In this study, we recorded a feeding association among four fish species in a Neotropical stream, including the catfish Aspidoras fuscoguttatus Nijssen & Isbrücker, 1976 as nuclear species, the characins Astyanax altiparanae Garutti & Britski, 2000 and Knodus moenkhausii (Eigenmann & Kennedy, 1903) and the guppy Poecilia reticulata Peters, 1859 as follower species.

Observations were made during the daytime, in October 2006 and February 2007, in a first order stream stretch (5 m long, 2 m wide, 0.25 m mean depth, and sandy bottom). The stretch is located in Vitória Brasil municipality, 20º10'5.7''S, 50º29'49.9''W, Northwestern São Paulo State, upper rio Paraná system, Brazil. The stream runs in a pasture matrix, with banks covered by herbaceous vegetation (Poaceae and Cyperaceae). Its clear waters enable fish observation from stream margins, and therefore underwater observations were unnecessary.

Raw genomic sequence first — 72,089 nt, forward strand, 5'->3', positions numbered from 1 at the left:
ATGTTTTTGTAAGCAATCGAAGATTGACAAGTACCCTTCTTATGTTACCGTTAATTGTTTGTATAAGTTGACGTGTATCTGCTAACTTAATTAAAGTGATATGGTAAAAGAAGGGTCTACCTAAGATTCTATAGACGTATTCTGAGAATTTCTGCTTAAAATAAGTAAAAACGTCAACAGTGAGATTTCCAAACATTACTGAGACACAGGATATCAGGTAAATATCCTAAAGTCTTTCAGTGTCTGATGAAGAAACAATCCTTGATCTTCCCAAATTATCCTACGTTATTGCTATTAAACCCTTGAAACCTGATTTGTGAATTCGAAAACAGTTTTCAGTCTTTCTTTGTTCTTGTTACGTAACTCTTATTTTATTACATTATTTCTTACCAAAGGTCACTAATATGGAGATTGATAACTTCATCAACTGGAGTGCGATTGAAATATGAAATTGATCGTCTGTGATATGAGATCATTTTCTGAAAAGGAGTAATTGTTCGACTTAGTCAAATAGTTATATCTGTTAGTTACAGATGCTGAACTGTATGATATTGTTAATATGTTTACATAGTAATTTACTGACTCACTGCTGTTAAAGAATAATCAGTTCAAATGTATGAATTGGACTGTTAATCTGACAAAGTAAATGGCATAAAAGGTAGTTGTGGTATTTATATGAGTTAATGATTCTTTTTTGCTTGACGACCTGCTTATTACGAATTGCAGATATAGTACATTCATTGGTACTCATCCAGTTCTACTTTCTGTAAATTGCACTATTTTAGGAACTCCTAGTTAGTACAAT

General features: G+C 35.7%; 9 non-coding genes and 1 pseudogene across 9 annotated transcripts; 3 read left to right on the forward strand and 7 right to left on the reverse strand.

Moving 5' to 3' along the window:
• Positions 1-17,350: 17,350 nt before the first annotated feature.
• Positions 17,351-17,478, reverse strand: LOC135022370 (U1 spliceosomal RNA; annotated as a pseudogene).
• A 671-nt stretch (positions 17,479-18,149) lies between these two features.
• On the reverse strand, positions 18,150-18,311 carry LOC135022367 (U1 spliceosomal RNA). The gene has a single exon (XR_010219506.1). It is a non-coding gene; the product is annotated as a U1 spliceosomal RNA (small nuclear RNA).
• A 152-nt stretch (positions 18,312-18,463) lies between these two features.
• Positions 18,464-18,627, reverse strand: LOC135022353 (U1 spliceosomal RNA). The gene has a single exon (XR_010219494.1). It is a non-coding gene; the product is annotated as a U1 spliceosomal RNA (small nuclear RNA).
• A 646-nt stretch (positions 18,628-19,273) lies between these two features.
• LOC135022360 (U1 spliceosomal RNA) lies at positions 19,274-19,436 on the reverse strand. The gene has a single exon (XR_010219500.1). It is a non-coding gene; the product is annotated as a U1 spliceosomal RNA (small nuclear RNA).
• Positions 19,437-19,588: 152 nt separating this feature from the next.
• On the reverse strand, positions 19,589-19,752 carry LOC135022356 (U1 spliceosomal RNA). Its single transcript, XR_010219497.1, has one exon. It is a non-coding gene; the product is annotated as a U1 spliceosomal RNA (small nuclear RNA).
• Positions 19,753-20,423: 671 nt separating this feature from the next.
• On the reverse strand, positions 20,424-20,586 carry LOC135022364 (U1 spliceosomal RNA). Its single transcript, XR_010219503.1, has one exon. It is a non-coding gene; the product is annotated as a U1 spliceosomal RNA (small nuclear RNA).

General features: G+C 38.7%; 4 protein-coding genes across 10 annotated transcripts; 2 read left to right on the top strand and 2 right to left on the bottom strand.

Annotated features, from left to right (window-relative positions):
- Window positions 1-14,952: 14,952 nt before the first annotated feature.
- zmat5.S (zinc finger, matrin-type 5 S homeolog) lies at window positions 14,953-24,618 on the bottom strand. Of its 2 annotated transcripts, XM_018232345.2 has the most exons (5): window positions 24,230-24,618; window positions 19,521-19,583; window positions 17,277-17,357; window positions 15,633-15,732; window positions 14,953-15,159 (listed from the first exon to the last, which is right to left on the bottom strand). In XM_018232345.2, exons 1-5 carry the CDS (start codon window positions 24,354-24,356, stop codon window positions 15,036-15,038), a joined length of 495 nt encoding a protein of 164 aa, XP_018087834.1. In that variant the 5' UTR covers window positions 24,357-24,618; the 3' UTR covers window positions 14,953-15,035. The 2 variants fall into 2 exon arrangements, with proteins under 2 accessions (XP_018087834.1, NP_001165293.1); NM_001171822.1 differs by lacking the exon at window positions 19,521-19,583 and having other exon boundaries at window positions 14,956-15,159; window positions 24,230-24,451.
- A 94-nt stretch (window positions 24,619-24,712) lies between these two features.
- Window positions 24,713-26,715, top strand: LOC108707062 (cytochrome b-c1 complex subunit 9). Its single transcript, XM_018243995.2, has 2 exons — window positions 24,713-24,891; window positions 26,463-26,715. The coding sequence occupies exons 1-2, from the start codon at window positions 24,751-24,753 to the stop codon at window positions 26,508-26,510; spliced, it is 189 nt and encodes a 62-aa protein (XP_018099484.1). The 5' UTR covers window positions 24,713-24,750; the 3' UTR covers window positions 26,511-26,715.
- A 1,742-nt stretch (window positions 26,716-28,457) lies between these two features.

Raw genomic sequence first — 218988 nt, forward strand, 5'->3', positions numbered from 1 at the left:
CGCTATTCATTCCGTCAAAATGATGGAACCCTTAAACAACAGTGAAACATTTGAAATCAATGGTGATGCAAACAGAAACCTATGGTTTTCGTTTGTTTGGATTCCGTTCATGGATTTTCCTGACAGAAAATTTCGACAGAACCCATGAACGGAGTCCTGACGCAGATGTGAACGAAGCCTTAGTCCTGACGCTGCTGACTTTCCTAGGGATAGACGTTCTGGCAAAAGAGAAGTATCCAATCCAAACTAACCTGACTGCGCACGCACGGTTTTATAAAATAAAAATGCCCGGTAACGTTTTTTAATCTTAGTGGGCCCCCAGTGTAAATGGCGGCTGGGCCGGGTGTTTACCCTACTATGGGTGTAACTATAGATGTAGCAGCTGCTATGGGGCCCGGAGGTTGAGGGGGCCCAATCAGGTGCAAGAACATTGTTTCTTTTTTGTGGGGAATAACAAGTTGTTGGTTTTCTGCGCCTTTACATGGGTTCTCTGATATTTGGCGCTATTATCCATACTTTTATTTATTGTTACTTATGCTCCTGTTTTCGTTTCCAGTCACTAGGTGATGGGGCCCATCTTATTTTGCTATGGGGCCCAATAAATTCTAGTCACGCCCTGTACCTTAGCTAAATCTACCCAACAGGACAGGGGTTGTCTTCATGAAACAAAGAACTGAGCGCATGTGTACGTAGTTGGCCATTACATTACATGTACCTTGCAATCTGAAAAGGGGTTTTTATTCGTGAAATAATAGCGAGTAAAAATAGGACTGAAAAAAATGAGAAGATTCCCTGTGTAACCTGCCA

In order to describe qualitatively the general pattern of the interaction a total of 240 minutes of ad libitum observations (Lehner, 1996) was performed. For obtaining quantitative data of the catfish activity pattern and for further details on the interaction, the behaviour of A. fuscoguttatus was video-recorded continuously and analyzed later according to the focal animal observation method (Lehner, 1996), with four minutes per replicate, n = 5, size of individuals approximately 26 mm TL. We compared the catfish proportion of time being followed (considering just period spent digging the bottom) by each follower species by using Kruskal Wallis Test complemented by Dunn. Moreover, to evaluate the relationship between catfish feeding activities and follower behaviour, time spent by A. fuscoguttatus when disturbing the bottom and total time spent by follower species following catfish, was analyzed by using Spearman correlation test. Voucher specimens of all species were deposited in the fish collection of Departamento de Zoologia e Botânica, IBILCE/UNESP (DZSJRP): DZSJRP 4877 - Aspidoras fuscoguttatus; DZSJRP 5023 - Astyanax altiparanae; DZSJRP 5025 - Knodus moenkhausii; DZSJRP 4879 - Poecilia reticulata.